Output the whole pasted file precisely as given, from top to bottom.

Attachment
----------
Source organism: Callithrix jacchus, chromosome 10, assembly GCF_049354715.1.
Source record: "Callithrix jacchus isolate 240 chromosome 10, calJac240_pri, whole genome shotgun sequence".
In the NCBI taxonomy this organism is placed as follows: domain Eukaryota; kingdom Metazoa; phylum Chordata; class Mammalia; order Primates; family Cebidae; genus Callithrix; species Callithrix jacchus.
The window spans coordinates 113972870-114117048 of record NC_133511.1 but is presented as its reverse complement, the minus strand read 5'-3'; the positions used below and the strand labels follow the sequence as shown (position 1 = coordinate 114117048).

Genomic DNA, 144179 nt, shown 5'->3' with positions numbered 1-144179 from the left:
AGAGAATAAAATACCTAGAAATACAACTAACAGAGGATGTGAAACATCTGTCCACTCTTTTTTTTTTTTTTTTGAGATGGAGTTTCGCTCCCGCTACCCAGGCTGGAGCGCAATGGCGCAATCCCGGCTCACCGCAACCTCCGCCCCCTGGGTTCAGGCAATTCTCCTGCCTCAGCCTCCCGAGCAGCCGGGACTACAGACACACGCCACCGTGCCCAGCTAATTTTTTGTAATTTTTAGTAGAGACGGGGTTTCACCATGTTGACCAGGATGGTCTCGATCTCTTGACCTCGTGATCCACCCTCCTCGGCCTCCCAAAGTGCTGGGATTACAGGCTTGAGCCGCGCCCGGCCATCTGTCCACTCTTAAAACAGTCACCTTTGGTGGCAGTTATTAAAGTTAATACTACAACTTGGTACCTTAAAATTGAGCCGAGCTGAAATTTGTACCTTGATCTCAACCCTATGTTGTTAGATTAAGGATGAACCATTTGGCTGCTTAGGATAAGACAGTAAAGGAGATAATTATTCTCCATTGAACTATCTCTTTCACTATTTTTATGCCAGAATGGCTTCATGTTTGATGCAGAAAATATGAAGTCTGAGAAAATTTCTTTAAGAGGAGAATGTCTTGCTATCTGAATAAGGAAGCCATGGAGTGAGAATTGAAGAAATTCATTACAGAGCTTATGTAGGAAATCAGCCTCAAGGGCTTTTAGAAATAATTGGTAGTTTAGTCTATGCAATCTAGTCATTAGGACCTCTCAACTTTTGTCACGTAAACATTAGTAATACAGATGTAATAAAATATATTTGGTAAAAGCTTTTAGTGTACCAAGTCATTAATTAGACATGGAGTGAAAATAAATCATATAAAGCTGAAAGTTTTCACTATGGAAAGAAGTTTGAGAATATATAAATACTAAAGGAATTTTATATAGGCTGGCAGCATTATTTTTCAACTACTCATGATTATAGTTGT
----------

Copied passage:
Source organism: Callithrix jacchus, chromosome 10, assembly GCF_049354715.1.
Source record: "Callithrix jacchus isolate 240 chromosome 10, calJac240_pri, whole genome shotgun sequence".
In the NCBI taxonomy this organism is placed as follows: domain Eukaryota; kingdom Metazoa; phylum Chordata; class Mammalia; order Primates; family Cebidae; genus Callithrix; species Callithrix jacchus.
The window spans coordinates 113972870-114117048 of record NC_133511.1 but is presented as its reverse complement, the minus strand read 5'-3'; the positions used below and the strand labels follow the sequence as shown (position 1 = coordinate 114117048).

Genomic DNA, 144179 nt, shown 5'->3' with positions numbered 1-144179 from the left:
AGAGAATAAAATACCTAGAAATACAACTAACAGAGGATGTGAAACATCTGTCCACTCTTTTTTTTTTTTTTTTGAGATGGAGTTTCGCTCCCGCTACCCAGGCTGGAGCGCAATGGCGCAATCCCGGCTCACCGCAACCTCCGCCCCCTGGGTTCAGGCAATTCTCCTGCCTCAGCCTCCCGAGCAGCCGGGACTACAGACACACGCCACCGTGCCCAGCTAATTTTTTGTAATTTTTAGTAGAGACGGGGTTTCACCATGTTGACCAGGATGGTCTCGATCTCTTGACCTCGTGATCCACCCTCCTCGGCCTCCCAAAGTGCTGGGATTACAGGCTTGAGCCGCGCCCGGCCATCTGTCCACTCTTAAAACAGTCACCTTTGGTGGCAGTTATTAAAGTTAATACTACAACTTGGTACCTTAAAATTGAGCCGAGCTGAAATTTGTACCTTGATCTCAACCCTATGTTGTTAGATTAAGGATGAACCATTTGGCTGCTTAGGATAAGACAGTAAAGGAGATAATTATTCTCCATTGAACTATCTCTTTCACTATTTTTATGCCAGAATGGCTTCATGTTTGATGCAGAAAATATGAAGTCTGAGAAAATTTCTTTAAGAGGAGAATGTCTTGCTATCTGAATAAGGAAGCCATGGAGTGAGAATTGAAGAAATTCATTACAGAGCTTATGTAGGAAATCAGCCTCAAGGGCTTTTAGAAATAATTGGTAGTTTAGTCTATGCAATCTAGTCATTAGGACCTCTCAACTTTTGTCACGTAAACATTAGTAATACAGATGTAATAAAATATATTTGGTAAAAGCTTTTAGTGTACCAAGTCATTAATTAGACATGGAGTGAAAATAAATCATATAAAGCTGAAAGTTTTCACTATGGAAAGAAGTTTGAGAATATATAAATACTAAAGGAATTTTATATAGGCTGGCAGCATTATTTTTCAACTACTCATGATTATAGTTGT